How typical is this of Nashville weather. Yesterday it was 68 degrees outside. Overnight the temperature dropped 40 degrees and turned the light rain into snow and ice leaving rooftops with a snowy sheen (see the photo at the right). Many motorcyclists will let their bikes hibernate for the winter, quietly napping under a cover with a tank full of fuel and stabilizer with the glow of a battery tender keeping it company.
Personally I don’t winterize my bikes and will get out and ride when the temperatures reach above 30 degrees (F) for at least short rides and to commute. I know facing the cold of winter riding isn’t for everyone but if you’re interested in extending your riding season further hit the Continue Reading button below for a story written my my friend Kevin Anderson over at TDC Cycle.
My review of the Joe Rocket Ballistic 7.0 pants is now published up at webBikeworld.com. These textile riding pants have become a favorite for me as they provide protection and versatility at a very good price point. They are also available in a very wide range of sizes so no matter what your shape or size, they should have a pair for you.
The Ballistic 7.0 pants come with a waterproof zip out liner, CE armor at the knees, and removable padding at the hips. The long, dual, type zippers on each leg make them very easy to put on and take off without needing to remove your riding boots.
In my review you will even see some crash damage that occurred earlier this year. I was so pleased with how well they protected me that I bought the same pair again to replace them. For all the details and photos head over to the review here: Ballistic 7.0 Pants review
Hepco Becker recently took the wraps off of their new Orbit side cases and I’ve got a set here for review for webBikeWorld right now. These new cases mount using H&B’s C-Bow luggage system which is a low visibility luggage carrier system designed to not detract from the looks of a motorcycle when the bags are not mounted.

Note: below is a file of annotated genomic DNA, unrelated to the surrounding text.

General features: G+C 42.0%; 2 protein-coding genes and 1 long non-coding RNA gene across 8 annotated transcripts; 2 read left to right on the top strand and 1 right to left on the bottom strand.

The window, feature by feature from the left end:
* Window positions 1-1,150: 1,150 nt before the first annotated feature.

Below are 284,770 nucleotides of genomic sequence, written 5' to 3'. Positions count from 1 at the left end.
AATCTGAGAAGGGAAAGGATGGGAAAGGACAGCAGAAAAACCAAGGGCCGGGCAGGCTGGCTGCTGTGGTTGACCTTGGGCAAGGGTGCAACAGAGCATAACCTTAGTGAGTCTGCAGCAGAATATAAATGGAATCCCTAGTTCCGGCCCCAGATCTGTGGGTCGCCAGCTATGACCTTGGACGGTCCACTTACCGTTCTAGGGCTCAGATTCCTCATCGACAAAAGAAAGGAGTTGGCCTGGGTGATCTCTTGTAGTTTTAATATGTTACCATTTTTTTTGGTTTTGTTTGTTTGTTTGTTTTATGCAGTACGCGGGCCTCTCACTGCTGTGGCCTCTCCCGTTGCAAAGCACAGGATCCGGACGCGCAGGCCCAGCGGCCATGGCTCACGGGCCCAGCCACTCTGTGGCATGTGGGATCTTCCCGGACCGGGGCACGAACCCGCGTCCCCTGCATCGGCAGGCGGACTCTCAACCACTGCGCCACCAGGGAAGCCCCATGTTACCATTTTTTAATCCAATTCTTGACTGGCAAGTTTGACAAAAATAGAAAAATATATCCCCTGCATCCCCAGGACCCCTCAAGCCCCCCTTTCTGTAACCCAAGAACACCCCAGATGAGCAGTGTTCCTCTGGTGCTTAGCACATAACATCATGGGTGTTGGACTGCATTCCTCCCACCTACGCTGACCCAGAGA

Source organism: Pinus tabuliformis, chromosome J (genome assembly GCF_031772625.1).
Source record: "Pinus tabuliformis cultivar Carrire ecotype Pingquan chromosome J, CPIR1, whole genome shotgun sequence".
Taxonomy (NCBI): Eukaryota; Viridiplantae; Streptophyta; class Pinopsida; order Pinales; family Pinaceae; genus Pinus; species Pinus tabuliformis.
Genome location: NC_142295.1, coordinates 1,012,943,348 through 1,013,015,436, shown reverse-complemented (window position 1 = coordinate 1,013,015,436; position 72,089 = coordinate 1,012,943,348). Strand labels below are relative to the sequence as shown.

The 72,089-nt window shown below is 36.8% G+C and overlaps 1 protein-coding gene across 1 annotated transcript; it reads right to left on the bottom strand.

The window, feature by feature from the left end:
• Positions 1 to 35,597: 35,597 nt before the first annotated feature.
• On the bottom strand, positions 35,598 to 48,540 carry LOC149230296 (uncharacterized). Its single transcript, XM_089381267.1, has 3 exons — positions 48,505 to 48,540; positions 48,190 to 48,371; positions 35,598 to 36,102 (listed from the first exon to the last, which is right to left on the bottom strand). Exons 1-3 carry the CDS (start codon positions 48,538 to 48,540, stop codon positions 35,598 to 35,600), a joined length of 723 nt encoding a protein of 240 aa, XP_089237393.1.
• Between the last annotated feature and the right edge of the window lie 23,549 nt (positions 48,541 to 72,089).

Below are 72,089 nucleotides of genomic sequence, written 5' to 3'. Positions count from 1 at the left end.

The Orbit side cases are the first hard luggage units for use with the C-Bow system which has up until now consisted of soft bags and semi-rigid cases. Later today we’ll be installing the C-Bow system and the Orbit side cases on Johnny’s Yamaha XSR900 with a full review for webBikeWorld following shortly. Until the review is ready, you can have a look at some of the studio photos I took last night to whet your appetite.
(click the images for full size versions)
So at first glance that phrase the title of this article doesn’t make much sense but bear with me. It turns out that Continental Tires has been looking at finding a substitute for traditional rubber that grows on (OK, in) trees. You might be thinking that modern tires for motorcycles, cars, trucks, etc. are made from synthetics but the natural rubber content in some tires is as high as one-third of the overall rubber material.
Rubber trees grow in relatively narrow ranges of climate and those areas on our little planet are easily affected by the increasing threat of climate change in both the temperature kind as well as the geo-political kind of climate. Recently Continental tested a type of latex that comes from the Russian Dandelion plant and the results appear to be very promising. Hit the link below to learn more about how you might be carving up twisty roads in the future using flowers for traction.
The actual phrase is “Them’s the breaks” but ‘brakes’ works in this case too. According to Grammarist.com, the phrase means that “sometimes the outcome to a situation isn’t what one wanted or expected, and most especially, that there isn’t much to be done about it so one might as well accept it and move on”.
There’s another phrase that applies to this story too. Back in the 19th century, French playwright Charles-Guillaume Étienne penned the phrase “On n’est jamais servi si bien que par soi-même”. This has widely been translated as “If you want something done right, do it yourself”. The literal translation is “One is never served so well as by oneself”, but I digress.
A recent issue with my Ninja 1000, however, demonstrates that our playwright friend from France does indeed have a point, even if there are plenty of things one should best leave to others to do.
This past Spring I purchased a new Ninja 1000 (leftover 2013 model) from a local dealer. The bike has been great and has had only one issue. A pulsing from the front brakes as one reaches that last 15-20 feet of stopping. I tried changing brake pads after a few hundred miles as the OE pads really felt pretty wooden. The brakes had more bite now but the pulsing was still present.